Posted by lex, on July 15, 2006
A couple of years ago, I had the idea that I’d post stories from “times I almost died.” T.I.A.D., in short.
I didn’t have that many, as it turns out – you don’t get that many chances to “almost die” before completing the act, and then someone else gets to tell stories about you. So the thread didn’t last very long. But it wasn’t an entire waste of time. And it is the weekend, and the world’s on fire and I’m not up to getting my noggin wrapped around it right now.
So. A repost.
Posted by lex, on September 5, 2006
ABOARD USS ENTERPRISE — Aircraft assigned to Carrier Air Wing (CVW) One stationed aboard USS Enterprise (CVN 65) provided support to International Security Assistance Force (ISAF) troops on the ground as part of Operation Medusa in Afghanistan that began Sept. 3.
In concert with coalition air forces, F-18C Hornets from the “Sidewinders” of Strike Fighter Squadron (VFA) 86, based in Beaufort, S.C., conducted precision strikes on a known Taliban position near Kandahar.
Posted by lex, in May 14th, 2007
Although in his heart of hearts, I bet he just wished he was being recognized for the excellence that got him there, rather than for the fact that he is some way a “first”:
USS JOHN C. STENNIS, At Sea – Cmdr. Muhammad Muzzafar F. Khan relieved Cmdr. Timothy Langdon as commanding officer of Sea Control Squadron (VS) 31 during a ceremony held at sea aboard USS John C. Stennis (CVN 74) May 13.
Khan is the first Muslim to take command of an operational aviation squadron in the U.S. Navy.
The “Topcats” of VS 31 are assigned to Carrier Air Wing (CVW) 9, embarked aboard Stennis, and currently deployed to the U.S. 5th Fleet area of operations (AOO).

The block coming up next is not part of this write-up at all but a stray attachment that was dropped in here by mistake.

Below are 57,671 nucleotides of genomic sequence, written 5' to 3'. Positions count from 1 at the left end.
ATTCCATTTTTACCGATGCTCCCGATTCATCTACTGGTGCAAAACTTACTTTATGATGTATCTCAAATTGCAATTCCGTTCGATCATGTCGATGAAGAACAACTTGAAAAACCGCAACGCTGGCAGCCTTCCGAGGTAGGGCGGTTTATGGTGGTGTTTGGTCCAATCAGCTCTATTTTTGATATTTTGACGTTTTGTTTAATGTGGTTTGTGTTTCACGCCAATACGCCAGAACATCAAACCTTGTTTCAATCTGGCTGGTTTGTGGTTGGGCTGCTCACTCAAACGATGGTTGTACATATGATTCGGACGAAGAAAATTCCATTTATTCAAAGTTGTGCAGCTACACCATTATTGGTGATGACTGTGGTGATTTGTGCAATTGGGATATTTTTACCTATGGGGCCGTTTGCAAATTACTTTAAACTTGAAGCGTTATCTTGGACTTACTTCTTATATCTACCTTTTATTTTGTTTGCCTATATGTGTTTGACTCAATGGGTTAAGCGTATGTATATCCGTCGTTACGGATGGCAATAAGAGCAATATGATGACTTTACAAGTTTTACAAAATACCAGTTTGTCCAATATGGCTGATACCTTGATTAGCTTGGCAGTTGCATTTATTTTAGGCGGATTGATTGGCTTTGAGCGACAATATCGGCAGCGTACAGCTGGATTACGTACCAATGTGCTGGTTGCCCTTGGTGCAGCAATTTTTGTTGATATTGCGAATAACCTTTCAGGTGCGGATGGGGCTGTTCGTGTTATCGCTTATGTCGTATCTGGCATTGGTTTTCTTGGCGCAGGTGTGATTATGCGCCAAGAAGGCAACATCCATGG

“I am absolutely thrilled and honored to be placed in that position of stewardship,” said Khan. “It’s an honor and a tremendous feeling.”
As a child in Pakistan, Khan grew up around aviation. His father served in the Pakistani air force for 21 years and then flew commercial airplanes after that for 24 years.
“As far back as I can remember, I’ve always wanted to be a pilot,” he said. “There is a Naval Aviation Museum poster with a little boy holding a toy airplane and looking up at the sky. That little boy was me.”
I was that little boy too.
Congrats to CDR Khan, and enjoy it while it lasts, pard. It’s over far too quickly.
Back To The Index
Posted by lex, on July 9, 2006
Off again, to sea this time. A very short trip, but it’s an early wake-up and I found myself – probably not for the last time – muttering a few curses under my breath as I stuffed my parachute bag. A 0500 out-or-down, and it’s not like I’m looking forward to it. Getting too old for this sort of thing, says I. But, it’s well and truly writ that time, tide and formation wait for no man. And when your ride draws forty-plus aft, the tide can be a stern mistress.
Posted by lex, on Febuary 13, 2006
I know that some of my readers are young officers and midshipmen, and because nothing ever really changes in the service but the faces and the names, you are by now, or very shortly will be, very likely tired to death of senior officers telling you how envious they are of what you have in front of you. I know that I was, back in the way-back. It was always some grizzled and graying captain – maybe at a winging ceremony, maybe at a “tie cutting” after the first solo, who’d look out into all the fresh faces and say, “I’d give it all up and trade with you in a minute.”
Posted by lex, on November 22, 2006
Here’s an interesting story – with a personal hook – about the USS Wahoo, the famed World War II submarine whose final patrol lasted 63 years:
Posted by asm826 on October 8, 2006
“Are you going out in town?” Bill asked as he rummaged through his seabag.
Tom stood in the doorway, “I don’t know, I’m almost broke, I’ve got about seven dollars left. I’m going to the NCO club for supper. C’mon, let’s go eat, you can catch a later bus and maybe it’ll quit raining.”
Posted by asm826 on September 17, 2006
Tom wandered slowly up MagSaySay. The carrier and her escorts had been gone for two days. The squadron was gone. The rain and cold had driven everyone off the street. It felt like walking up the midway after the carnival had closed. He moved slowly, taking some of the pictures he had been meaning to catch for weeks.